“People were getting stressed and anxious. There was a young boy in my carriage who was in a terrible state because he had been in a house fire, and the alarms going off were giving him panic attacks. Somebody just needed to calm everybody down,” the Essex police officer said yesterday.
He approached the train manager and suggested he make regular Tannoy announcements.
“I said, if you can speak every 10 minutes, even if you say nothing, your’re saying something and people will think someone is in control. But he didn’t do anything.” With two other off-duty officers on board, PC Sedgwick, who is still undergoing his police training, realised they would have to “take control. It was dark, it was hot, people just wanted guidance. I was sending messages over the Tannoy asking people to remain calm, and to move around as little as possible.” “The conditions were horrendous during the evacuation. It shouldn’t have been left to someone like me.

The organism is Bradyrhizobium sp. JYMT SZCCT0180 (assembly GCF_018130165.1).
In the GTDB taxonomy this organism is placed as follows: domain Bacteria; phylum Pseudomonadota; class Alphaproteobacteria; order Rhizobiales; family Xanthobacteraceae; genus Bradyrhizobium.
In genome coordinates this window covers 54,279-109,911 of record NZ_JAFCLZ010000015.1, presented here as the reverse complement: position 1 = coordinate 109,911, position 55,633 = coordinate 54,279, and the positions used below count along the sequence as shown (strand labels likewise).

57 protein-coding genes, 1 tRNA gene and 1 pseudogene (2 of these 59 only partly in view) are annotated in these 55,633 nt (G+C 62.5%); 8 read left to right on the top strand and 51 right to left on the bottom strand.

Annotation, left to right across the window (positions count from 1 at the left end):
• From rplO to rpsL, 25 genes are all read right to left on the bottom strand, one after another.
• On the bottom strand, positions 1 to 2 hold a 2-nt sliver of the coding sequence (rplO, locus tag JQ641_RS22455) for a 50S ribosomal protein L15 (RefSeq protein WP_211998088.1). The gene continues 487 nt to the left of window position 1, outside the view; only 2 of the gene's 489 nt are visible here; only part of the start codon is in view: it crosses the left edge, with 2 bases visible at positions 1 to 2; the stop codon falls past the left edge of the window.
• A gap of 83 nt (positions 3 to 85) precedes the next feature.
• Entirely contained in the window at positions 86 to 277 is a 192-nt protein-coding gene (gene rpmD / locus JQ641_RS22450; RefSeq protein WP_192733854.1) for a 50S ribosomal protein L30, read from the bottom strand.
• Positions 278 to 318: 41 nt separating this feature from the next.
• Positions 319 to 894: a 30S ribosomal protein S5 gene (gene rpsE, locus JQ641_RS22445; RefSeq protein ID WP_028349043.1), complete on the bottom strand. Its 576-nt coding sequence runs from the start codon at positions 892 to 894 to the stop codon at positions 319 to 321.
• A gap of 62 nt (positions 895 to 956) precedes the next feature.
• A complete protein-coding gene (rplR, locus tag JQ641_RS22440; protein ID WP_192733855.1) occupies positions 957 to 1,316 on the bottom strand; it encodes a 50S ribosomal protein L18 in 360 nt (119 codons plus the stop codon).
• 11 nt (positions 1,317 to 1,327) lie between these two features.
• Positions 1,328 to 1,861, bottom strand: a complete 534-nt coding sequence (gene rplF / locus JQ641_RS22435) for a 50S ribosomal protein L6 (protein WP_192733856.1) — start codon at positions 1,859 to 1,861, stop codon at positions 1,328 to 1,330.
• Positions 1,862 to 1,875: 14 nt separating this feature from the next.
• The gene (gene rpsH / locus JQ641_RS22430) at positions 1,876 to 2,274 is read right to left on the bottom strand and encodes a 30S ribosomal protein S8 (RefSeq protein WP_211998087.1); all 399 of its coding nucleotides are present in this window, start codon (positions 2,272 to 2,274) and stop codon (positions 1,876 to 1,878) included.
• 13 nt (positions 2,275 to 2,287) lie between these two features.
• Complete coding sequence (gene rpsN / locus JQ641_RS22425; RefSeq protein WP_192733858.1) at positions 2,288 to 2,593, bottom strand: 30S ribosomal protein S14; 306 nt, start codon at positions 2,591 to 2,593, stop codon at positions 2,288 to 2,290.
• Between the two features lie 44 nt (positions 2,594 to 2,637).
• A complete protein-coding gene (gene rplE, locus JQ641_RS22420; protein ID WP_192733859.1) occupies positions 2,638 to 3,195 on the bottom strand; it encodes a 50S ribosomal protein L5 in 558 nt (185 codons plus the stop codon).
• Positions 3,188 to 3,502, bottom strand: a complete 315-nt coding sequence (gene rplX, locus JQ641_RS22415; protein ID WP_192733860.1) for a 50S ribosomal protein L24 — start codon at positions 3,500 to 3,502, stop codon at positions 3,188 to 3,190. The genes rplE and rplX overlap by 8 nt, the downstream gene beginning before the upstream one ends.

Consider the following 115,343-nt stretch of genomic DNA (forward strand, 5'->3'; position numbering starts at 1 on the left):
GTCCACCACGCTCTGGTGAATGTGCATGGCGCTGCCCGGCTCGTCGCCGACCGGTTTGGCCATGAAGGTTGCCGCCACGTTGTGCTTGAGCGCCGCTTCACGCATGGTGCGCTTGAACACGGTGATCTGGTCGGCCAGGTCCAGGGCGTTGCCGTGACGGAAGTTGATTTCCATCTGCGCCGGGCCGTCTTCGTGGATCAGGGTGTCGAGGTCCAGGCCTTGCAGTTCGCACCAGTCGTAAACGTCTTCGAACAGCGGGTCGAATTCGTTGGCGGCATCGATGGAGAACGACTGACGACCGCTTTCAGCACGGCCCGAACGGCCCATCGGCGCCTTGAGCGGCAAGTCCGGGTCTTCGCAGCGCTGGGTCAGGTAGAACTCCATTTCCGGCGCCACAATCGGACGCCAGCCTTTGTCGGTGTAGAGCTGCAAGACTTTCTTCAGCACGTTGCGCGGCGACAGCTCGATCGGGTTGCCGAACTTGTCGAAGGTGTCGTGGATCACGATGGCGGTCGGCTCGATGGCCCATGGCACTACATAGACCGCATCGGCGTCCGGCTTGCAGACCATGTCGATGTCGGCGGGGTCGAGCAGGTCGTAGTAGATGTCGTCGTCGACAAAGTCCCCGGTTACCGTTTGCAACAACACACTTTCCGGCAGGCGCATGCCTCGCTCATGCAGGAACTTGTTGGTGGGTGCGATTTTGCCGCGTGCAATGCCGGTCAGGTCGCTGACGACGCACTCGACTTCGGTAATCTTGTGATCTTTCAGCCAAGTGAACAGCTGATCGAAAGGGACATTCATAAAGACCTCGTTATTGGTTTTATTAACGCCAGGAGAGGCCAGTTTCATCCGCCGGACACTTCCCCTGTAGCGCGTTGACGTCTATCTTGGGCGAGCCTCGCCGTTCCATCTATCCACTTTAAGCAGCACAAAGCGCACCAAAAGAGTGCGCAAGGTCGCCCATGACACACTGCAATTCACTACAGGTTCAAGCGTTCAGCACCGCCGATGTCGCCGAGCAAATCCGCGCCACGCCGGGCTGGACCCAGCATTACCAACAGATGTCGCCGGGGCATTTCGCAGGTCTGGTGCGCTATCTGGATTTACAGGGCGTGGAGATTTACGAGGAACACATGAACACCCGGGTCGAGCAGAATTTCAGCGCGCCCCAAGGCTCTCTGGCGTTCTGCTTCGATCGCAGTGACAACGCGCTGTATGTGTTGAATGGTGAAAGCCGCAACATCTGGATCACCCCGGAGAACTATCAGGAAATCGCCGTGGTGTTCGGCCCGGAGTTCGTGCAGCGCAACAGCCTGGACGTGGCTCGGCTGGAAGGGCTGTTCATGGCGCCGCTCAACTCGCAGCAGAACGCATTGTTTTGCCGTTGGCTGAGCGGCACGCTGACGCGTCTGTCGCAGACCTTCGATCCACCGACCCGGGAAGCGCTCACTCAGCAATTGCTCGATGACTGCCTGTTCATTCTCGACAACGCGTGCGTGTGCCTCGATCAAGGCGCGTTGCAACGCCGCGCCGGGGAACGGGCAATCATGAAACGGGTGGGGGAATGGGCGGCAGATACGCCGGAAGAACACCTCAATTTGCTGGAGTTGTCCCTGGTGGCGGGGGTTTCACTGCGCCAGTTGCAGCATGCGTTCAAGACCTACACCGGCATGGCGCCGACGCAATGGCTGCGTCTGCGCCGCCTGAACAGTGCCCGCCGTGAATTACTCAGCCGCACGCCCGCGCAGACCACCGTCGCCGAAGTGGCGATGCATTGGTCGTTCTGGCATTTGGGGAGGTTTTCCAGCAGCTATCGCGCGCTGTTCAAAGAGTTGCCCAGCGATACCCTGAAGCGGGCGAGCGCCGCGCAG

“There should have been a contingency plan, an emergency box, people in high visibility vests, basic first aid equipment.
“People were trying to smash glass doors initially, which could have led to some serious injuries.
“If someone had severed an artery, for the two or three hours involved in evacuating the train there would have been no help for them.
“We were left to make our own judgments. Afterwards, on reflection, I was a little bit over-wrought by the fact any wrong decisions I made could have had catastrophic consequences.
“That responsibility was certainly more than I signed up for when I agreed to go to Disneyland.”
Copyright: Guardian News & Media 2010